• The annotations should clarify words, symbolic expressions and sentences in the input text to allow the Proof Verifier to input them correctly.
  • In particular, every claim that a statement is true should be marked as a proposed theorem, and similarly every proof should be marked as a proof and every definition should be marked as a definition. Such labeling is often omitted in the math literature. Annotators would have to recognize segments of the text as claims, proofs and definitions and annotate them as such.
  • The annotations would be written in the current version of Strict Math English. Since SME is frequently updated, the instructions for the annotator would also have to be frequently updated.


  • If a paper used the word “domain” without defining it, the annotator would clarify whether it meant an open connected set, a type of ring, a type of poset, or the domain of a function. See Example 1
  • Annotators will note instances in which the same text will use a symbol with two different meanings. See Example 2.
  • In a phrase, a single occurrence of a symbol can require an annotation that assigns more than one attribute to the symbol. See Example 3.

The Annotation Editor

  • The annotators should be provided with an Annotation Editor designed specifically for annotation.
  • The editor should include a system of linking an annotation to the exact phrase it annotates that is easy for a person reading the annotated document to understand it as well as providing the information to the Text-SME Converter.

The Annotators

  • Great demands will be made of an annotator.
  • They must understand the detailed meaning of the text they annotate. This means they must be quite familiar with the field of math the text is concerned with.
  • They must learn SME. I know for a fact that many mathematicians are not good at learning foreign languages. It will help that SME will be a subset of the full language of math.
  • All this means that annotators must be chosen carefully and paid well. This means that not very many papers will get annotated by paid annotators, so that there will have to be some committee that chooses the papers to be annotated. This will be a genuine bottleneck.
  • One thing that will help in the long run is that the SME should evolve to include more features of the general language of math, so many mathematicians will actually write their papers in SME and submit it directly to the Depository. (“Long run” may mean more than ten years).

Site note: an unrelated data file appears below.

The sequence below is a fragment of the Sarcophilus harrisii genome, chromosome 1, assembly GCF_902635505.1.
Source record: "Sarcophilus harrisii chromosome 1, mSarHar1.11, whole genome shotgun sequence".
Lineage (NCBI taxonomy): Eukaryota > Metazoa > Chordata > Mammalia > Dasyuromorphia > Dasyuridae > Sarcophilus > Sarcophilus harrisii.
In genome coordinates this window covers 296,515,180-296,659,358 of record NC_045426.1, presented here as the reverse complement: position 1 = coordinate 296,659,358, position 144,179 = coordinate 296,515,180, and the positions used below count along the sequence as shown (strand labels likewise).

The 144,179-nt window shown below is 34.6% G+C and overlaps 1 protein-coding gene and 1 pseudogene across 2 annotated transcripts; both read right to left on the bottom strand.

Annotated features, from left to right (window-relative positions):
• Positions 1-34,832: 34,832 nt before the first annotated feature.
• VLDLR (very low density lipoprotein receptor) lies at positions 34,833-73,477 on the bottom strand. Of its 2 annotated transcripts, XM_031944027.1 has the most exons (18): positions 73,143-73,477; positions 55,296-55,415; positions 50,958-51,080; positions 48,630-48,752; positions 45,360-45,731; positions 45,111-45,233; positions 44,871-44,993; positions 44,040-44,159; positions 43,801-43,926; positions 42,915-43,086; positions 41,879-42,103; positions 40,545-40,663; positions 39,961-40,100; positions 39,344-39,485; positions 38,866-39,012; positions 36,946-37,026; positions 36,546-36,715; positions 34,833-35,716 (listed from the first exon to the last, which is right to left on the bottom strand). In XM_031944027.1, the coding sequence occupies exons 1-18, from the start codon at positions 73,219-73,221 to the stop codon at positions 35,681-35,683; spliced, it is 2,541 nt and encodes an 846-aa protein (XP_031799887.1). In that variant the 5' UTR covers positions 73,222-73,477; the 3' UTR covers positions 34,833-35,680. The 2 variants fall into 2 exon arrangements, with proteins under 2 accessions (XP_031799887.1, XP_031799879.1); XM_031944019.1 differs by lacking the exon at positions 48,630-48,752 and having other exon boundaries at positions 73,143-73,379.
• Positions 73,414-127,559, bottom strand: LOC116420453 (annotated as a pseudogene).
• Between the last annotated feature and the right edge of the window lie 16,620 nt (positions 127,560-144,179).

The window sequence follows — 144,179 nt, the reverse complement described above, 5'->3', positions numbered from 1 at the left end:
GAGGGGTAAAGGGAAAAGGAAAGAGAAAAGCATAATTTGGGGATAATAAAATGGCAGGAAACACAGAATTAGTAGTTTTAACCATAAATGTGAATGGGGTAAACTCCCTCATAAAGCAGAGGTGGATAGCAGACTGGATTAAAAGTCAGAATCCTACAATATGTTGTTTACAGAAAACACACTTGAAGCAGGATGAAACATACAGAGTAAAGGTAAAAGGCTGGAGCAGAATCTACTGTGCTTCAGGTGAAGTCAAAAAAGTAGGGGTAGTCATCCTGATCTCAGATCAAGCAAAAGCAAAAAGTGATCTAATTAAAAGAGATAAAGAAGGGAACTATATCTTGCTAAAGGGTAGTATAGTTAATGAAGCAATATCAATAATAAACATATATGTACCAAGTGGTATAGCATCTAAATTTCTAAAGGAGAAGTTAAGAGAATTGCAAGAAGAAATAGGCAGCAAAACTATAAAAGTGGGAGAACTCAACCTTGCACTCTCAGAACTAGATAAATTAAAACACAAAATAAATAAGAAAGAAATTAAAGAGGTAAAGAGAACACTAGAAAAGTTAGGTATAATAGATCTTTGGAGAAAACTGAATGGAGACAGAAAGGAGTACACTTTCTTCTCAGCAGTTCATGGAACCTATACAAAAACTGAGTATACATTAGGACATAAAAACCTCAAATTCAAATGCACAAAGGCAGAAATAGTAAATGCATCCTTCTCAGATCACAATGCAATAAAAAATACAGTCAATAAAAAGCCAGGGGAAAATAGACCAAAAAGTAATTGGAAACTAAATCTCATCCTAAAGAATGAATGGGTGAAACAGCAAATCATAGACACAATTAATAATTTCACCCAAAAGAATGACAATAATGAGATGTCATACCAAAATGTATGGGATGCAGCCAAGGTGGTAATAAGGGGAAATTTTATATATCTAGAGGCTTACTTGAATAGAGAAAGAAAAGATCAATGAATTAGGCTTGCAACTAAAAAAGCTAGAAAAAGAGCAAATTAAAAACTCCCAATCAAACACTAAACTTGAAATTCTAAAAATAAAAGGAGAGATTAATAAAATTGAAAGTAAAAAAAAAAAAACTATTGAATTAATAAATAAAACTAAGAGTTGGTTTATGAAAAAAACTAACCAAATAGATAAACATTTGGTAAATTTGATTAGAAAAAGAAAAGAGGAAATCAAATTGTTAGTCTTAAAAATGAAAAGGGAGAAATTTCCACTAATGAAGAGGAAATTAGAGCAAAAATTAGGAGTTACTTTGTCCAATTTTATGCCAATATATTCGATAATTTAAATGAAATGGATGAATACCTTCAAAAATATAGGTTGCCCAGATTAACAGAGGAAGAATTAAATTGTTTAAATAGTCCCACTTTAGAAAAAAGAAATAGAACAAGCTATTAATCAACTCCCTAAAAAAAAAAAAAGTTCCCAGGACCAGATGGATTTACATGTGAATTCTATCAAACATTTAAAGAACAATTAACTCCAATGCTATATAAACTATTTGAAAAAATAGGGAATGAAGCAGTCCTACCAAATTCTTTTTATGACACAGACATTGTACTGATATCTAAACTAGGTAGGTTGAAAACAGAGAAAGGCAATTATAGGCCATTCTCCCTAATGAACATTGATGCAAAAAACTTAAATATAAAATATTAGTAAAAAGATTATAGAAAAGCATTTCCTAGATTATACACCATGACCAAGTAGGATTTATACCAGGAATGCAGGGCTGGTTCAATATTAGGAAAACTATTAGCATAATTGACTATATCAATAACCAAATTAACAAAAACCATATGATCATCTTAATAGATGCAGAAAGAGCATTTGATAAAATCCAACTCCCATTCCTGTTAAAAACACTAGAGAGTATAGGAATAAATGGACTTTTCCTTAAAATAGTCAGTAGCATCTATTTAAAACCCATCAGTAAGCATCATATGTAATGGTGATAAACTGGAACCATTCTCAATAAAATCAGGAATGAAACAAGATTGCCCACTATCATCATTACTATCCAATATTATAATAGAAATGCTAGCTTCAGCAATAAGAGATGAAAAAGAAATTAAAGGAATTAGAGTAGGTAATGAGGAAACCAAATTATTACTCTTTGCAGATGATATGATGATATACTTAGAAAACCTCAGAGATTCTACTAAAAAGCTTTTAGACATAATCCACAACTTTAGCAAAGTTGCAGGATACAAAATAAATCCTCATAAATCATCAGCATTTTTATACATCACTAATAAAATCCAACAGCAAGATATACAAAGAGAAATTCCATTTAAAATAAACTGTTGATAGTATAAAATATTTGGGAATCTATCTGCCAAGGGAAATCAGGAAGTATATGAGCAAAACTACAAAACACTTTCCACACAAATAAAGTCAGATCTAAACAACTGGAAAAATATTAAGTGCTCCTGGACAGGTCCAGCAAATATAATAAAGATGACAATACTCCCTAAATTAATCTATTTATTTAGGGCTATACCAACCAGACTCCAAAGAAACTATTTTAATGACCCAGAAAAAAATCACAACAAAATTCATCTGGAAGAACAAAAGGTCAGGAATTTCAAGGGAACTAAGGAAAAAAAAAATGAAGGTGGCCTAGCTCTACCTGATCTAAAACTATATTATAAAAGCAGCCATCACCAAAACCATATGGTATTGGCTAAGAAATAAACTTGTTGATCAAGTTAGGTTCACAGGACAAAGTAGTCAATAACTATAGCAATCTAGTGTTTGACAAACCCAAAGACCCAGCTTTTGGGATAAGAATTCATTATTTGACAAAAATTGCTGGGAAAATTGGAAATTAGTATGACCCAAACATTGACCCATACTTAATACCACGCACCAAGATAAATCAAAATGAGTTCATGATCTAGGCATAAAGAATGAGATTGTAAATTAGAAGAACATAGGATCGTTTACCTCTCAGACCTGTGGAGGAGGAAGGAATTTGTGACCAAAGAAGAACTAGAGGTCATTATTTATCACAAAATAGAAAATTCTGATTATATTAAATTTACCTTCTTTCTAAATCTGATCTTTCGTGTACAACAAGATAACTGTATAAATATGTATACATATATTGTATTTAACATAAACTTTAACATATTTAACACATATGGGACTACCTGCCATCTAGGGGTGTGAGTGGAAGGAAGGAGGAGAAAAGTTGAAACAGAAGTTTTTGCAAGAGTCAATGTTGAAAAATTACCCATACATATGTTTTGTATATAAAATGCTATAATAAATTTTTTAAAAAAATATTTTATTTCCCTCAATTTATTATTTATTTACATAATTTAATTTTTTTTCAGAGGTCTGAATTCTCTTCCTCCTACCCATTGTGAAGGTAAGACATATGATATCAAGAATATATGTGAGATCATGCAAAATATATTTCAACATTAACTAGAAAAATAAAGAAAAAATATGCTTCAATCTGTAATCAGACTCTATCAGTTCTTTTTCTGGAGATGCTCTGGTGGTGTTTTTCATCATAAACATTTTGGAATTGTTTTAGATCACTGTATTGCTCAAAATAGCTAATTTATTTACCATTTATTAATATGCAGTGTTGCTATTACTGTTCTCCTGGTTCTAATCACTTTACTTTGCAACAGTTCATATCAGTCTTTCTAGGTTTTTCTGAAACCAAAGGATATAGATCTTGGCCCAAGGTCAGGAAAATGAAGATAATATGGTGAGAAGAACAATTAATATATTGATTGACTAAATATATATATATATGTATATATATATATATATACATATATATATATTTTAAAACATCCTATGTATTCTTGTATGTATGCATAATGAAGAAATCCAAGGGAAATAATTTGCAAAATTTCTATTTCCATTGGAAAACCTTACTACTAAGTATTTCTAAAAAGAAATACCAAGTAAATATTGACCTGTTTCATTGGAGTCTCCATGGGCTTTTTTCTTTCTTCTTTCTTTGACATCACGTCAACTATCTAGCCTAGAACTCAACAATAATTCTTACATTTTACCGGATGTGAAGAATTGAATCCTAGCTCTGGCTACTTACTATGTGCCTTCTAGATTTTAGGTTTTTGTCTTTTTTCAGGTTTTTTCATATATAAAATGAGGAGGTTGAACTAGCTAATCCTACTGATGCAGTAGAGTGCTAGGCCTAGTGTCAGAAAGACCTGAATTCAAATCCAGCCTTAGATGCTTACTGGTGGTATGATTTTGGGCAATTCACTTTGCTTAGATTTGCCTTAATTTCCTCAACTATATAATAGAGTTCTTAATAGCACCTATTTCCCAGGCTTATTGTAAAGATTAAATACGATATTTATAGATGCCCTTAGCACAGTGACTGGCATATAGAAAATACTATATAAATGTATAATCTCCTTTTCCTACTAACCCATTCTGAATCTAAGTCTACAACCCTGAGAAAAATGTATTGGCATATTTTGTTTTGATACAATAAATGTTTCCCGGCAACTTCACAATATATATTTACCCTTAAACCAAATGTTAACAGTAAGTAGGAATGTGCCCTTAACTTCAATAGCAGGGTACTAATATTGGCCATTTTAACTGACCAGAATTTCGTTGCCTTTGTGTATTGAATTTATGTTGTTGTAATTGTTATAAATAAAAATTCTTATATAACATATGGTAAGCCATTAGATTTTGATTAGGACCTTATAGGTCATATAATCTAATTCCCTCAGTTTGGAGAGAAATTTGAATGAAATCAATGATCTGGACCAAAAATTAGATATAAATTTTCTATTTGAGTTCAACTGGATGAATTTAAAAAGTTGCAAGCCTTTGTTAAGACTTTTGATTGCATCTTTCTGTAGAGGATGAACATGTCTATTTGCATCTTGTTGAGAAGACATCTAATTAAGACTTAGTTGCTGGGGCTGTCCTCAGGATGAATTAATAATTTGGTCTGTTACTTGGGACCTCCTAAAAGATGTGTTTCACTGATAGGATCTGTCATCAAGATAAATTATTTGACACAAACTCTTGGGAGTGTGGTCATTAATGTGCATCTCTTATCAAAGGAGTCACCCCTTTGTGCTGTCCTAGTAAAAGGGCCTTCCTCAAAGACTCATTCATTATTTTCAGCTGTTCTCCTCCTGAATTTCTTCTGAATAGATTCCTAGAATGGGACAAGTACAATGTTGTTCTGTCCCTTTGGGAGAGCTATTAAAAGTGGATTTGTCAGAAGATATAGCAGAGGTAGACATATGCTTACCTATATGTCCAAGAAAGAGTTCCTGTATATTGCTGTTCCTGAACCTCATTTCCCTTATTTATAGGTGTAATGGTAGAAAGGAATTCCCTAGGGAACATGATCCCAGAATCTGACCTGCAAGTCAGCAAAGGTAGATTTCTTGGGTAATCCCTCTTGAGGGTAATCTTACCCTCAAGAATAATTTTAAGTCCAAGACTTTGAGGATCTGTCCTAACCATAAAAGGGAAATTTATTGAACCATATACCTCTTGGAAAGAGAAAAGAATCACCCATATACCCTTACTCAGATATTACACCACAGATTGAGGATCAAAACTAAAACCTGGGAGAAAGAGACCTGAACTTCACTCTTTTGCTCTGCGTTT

The Text-to-SME Converter

  • This converter takes a math text in ordinary Math English that has been annotated and convert it into SME.
  • The format for feeding it to the Automatic Theorem Prover may very well have to be different from the format to be read by a human. Both formats should be saved.

The Data Base

  • The Data Base would contain all math papers that have been run through the Proof Verifier, along with the results found by the Proof Verifier. A paper should be included whether or not every claim in the paper was verified.
  • Funding agencies (and private individuals) might choose particularly important papers and pay more money for annotation for those than for other papers.
  • Mathematicians in a particular field could be hired to annotate particular articles in their field, using a standard annotation language that would develop through time.
  • The annotated papers would be made freely available to the public.
  • It will no doubt prove useful for the Data Base to contain many other items. Possibilities:
  • A searchable list of all theorems that have been verified.
  • A glossary: a list of math words that have been defined in the papers in the Depository. This will include synonyms and words with multiple meanings.

The Data Base Miner

Watch for patterns

The DBM would watch for patterns in annotation as new annotated papers were submitted. It should probably look only at annotated papers whose proofs had been verified. The patterns might include:

  • Correlation between annotations that associate particular meanings to particular words or symbols with the branch of math the paper belongs to. See Example 1.
  • Noting that a particular format of combining symbols usually results in the same kind of annotation. See Example 4.
  • Providing data in such a way that lexicographers studying math English could make use of them. My Handbook began with my doing lexicographical research on math English, but I found it so slow that when I started I resolved not to such research any more. Nevertheless, it needs to be done and the Database should make the process much easier.

Statistical translation

Since the annotated papers will be stored in the Data Base, the Data Base Miner could use the annotations in somewhat the same way some language translators work (in part): to translate a phrase, it will find occurrences of the phrase in the source language that have been translated into the target language and use the most common translation. In this case the source language is the paper (in English) and the target language is in annotated math English readable by the Proof Verifier. Once the Database includes most of the papers ever published (twenty years from now?), statistical translation might actually become useful.